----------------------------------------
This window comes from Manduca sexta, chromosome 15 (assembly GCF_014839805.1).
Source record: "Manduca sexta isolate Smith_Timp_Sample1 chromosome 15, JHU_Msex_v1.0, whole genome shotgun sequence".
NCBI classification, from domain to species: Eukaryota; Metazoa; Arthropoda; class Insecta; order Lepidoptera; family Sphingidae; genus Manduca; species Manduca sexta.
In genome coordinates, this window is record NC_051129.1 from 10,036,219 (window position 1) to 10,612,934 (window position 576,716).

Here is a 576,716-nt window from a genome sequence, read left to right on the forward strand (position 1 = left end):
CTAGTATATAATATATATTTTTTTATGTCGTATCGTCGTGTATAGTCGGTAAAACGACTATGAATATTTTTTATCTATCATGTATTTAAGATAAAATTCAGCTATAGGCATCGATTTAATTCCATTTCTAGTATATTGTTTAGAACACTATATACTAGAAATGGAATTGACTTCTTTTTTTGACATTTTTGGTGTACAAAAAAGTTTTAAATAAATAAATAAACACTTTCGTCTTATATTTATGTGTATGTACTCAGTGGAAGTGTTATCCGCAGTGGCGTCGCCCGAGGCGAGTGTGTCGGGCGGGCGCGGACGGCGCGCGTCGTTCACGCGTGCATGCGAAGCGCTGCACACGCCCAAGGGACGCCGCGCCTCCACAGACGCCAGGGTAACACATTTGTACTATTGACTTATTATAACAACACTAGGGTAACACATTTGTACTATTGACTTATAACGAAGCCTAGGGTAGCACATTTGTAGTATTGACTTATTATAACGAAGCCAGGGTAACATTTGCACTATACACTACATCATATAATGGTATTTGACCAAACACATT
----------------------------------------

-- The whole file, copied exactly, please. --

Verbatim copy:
This window comes from Manduca sexta, chromosome 15 (assembly GCF_014839805.1).
Source record: "Manduca sexta isolate Smith_Timp_Sample1 chromosome 15, JHU_Msex_v1.0, whole genome shotgun sequence".
NCBI classification, from domain to species: Eukaryota; Metazoa; Arthropoda; class Insecta; order Lepidoptera; family Sphingidae; genus Manduca; species Manduca sexta.
In genome coordinates, this window is record NC_051129.1 from 10,036,219 (window position 1) to 10,612,934 (window position 576,716).

Here is a 576,716-nt window from a genome sequence, read left to right on the forward strand (position 1 = left end):
CTAGTATATAATATATATTTTTTTATGTCGTATCGTCGTGTATAGTCGGTAAAACGACTATGAATATTTTTTATCTATCATGTATTTAAGATAAAATTCAGCTATAGGCATCGATTTAATTCCATTTCTAGTATATTGTTTAGAACACTATATACTAGAAATGGAATTGACTTCTTTTTTTGACATTTTTGGTGTACAAAAAAGTTTTAAATAAATAAATAAACACTTTCGTCTTATATTTATGTGTATGTACTCAGTGGAAGTGTTATCCGCAGTGGCGTCGCCCGAGGCGAGTGTGTCGGGCGGGCGCGGACGGCGCGCGTCGTTCACGCGTGCATGCGAAGCGCTGCACACGCCCAAGGGACGCCGCGCCTCCACAGACGCCAGGGTAACACATTTGTACTATTGACTTATTATAACAACACTAGGGTAACACATTTGTACTATTGACTTATAACGAAGCCTAGGGTAGCACATTTGTAGTATTGACTTATTATAACGAAGCCAGGGTAACATTTGCACTATACACTACATCATATAATGGTATTTGACCAAACACATT